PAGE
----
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Brain. 2016 Apr;139(Pt 4):1066-78. doi: 10.1093/brain/aww019. Epub 2016 Feb 17.

Interictal spikes and epileptic seizures: their relationship and underlying rhythmicity.

Author information

1
Department of Medicine, The University of Melbourne, St. Vincent's Hospital, Fitzroy VIC 3065, Australia NeuroEngineering Research Laboratory, Department of Electrical and Electronic Engineering, The University of Melbourne, Parkville, VIC, 3010, Australia pkaroly@student.unimelb.edu.au.
2
Department of Medicine, The University of Melbourne, St. Vincent's Hospital, Fitzroy VIC 3065, Australia NeuroEngineering Research Laboratory, Department of Electrical and Electronic Engineering, The University of Melbourne, Parkville, VIC, 3010, Australia.
3
Department of Medicine, The University of Melbourne, St. Vincent's Hospital, Fitzroy VIC 3065, Australia.
4
Department of Medicine, The University of Melbourne, St. Vincent's Hospital, Fitzroy VIC 3065, Australia NeuroEngineering Research Laboratory, Department of Electrical and Electronic Engineering, The University of Melbourne, Parkville, VIC, 3010, Australia Centre for Neural Engineering, The University of Melbourne, Parkville, VIC, 3010, Australia.
5
NeuroVista Corporation, Seattle, WA 98109 USA.
6
Department of Medicine, The University of Melbourne, Austin and Repatriation Medical Centre, Heidelberg VIC 3084, Australia.
7
Department of Medicine, The University of Melbourne, Royal Melbourne Hospital, Parkville VIC 3010, Australia.

Abstract

We report on a quantitative analysis of electrocorticography data from a study that acquired continuous ambulatory recordings in humans over extended periods of time. The objectives were to examine patterns of seizures and spontaneous interictal spikes, their relationship to each other, and the nature of periodic variation. The recorded data were originally acquired for the purpose of seizure prediction, and were subsequently analysed in further detail. A detection algorithm identified potential seizure activity and a template matched filter was used to locate spikes. Seizure events were confirmed manually and classified as either clinically correlated, electroencephalographically identical but not clinically correlated, or subclinical. We found that spike rate was significantly altered prior to seizure in 9 out of 15 subjects. Increased pre-ictal spike rate was linked to improved predictability; however, spike rate was also shown to decrease before seizure (in 6 out of the 9 subjects). The probability distribution of spikes and seizures were notably similar, i.e. at times of high seizure likelihood the probability of epileptic spiking also increased. Both spikes and seizures showed clear evidence of circadian regulation and, for some subjects, there were also longer term patterns visible over weeks to months. Patterns of spike and seizure occurrence were highly subject-specific. The pre-ictal decrease in spike rate is not consistent with spikes promoting seizures. However, the fact that spikes and seizures demonstrate similar probability distributions suggests they are not wholly independent processes. It is possible spikes actively inhibit seizures, or that a decreased spike rate is a secondary symptom of the brain approaching seizure. If spike rate is modulated by common regulatory factors as seizures then spikes may be useful biomarkers of cortical excitability.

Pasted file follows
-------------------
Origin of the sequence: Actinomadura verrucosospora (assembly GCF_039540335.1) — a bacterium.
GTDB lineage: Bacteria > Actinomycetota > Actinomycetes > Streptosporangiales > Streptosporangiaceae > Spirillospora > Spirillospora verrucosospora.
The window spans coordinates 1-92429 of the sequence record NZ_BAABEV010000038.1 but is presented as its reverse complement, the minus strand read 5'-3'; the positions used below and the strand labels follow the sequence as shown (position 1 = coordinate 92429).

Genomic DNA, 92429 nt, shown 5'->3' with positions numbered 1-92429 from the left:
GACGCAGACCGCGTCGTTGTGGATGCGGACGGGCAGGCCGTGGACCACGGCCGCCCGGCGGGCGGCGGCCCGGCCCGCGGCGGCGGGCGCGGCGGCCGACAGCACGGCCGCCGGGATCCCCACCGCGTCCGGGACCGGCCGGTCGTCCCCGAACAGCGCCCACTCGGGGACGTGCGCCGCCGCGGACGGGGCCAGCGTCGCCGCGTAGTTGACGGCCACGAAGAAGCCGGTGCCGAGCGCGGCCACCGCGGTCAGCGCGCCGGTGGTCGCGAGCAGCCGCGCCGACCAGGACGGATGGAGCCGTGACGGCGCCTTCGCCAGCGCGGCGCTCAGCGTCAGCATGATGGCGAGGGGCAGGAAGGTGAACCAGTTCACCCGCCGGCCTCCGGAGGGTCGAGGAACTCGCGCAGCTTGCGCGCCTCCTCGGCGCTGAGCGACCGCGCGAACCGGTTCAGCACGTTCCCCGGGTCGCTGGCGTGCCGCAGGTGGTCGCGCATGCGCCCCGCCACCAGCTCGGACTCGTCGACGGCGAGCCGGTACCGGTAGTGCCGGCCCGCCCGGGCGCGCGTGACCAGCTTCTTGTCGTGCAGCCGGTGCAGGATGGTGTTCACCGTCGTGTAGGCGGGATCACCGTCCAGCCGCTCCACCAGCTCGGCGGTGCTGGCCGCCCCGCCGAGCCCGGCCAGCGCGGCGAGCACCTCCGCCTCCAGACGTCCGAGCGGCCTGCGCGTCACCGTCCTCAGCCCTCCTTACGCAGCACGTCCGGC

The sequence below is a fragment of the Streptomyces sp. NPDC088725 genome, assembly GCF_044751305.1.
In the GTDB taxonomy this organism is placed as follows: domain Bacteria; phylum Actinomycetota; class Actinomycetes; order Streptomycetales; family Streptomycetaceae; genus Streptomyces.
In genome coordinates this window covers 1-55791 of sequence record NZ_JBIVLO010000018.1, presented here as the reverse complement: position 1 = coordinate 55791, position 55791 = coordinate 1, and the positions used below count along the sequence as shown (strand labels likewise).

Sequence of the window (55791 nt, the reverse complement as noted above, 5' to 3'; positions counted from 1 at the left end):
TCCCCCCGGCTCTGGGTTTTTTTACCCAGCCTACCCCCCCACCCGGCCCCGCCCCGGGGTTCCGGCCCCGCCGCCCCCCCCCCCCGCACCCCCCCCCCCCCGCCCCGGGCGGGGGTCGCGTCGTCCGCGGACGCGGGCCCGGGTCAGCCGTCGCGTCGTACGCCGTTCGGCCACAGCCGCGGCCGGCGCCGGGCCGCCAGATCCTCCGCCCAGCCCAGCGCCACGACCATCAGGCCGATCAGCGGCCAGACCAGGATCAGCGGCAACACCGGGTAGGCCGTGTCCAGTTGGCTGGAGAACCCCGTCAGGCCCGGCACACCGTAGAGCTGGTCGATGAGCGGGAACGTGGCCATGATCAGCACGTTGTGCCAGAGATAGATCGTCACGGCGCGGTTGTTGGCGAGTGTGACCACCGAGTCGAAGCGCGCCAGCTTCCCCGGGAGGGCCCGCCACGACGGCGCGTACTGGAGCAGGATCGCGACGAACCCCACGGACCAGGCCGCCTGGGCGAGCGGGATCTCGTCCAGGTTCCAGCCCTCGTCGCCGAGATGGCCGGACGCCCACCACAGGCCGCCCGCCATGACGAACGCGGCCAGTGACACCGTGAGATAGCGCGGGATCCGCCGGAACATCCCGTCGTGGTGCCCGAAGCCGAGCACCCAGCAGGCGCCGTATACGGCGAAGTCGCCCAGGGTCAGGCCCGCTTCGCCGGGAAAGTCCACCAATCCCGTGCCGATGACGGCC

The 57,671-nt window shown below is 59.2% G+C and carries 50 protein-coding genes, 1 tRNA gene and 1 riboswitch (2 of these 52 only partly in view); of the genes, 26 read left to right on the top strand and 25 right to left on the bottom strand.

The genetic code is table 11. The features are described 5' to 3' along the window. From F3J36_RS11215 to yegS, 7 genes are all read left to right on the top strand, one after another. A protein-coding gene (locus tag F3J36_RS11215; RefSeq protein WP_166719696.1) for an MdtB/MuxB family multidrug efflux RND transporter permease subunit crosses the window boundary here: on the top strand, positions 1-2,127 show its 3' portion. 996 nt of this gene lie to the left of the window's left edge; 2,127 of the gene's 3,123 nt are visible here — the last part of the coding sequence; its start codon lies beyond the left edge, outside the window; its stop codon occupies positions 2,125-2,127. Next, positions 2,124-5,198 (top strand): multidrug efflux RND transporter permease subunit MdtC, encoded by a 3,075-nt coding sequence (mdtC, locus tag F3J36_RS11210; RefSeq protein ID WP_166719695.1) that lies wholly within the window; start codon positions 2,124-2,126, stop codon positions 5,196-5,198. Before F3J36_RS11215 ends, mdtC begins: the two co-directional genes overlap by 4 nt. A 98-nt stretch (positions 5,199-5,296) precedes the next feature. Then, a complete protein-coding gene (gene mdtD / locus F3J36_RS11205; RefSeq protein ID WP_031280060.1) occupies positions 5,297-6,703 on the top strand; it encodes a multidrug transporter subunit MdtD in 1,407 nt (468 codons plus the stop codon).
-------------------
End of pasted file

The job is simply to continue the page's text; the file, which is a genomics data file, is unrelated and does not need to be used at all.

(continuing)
KEYWORDS:

circadian rhythms; epilepsy; interictal spikes; seizures

PMID:
26912639
DOI:
10.1093/brain/aww019
[Indexed for MEDLINE]

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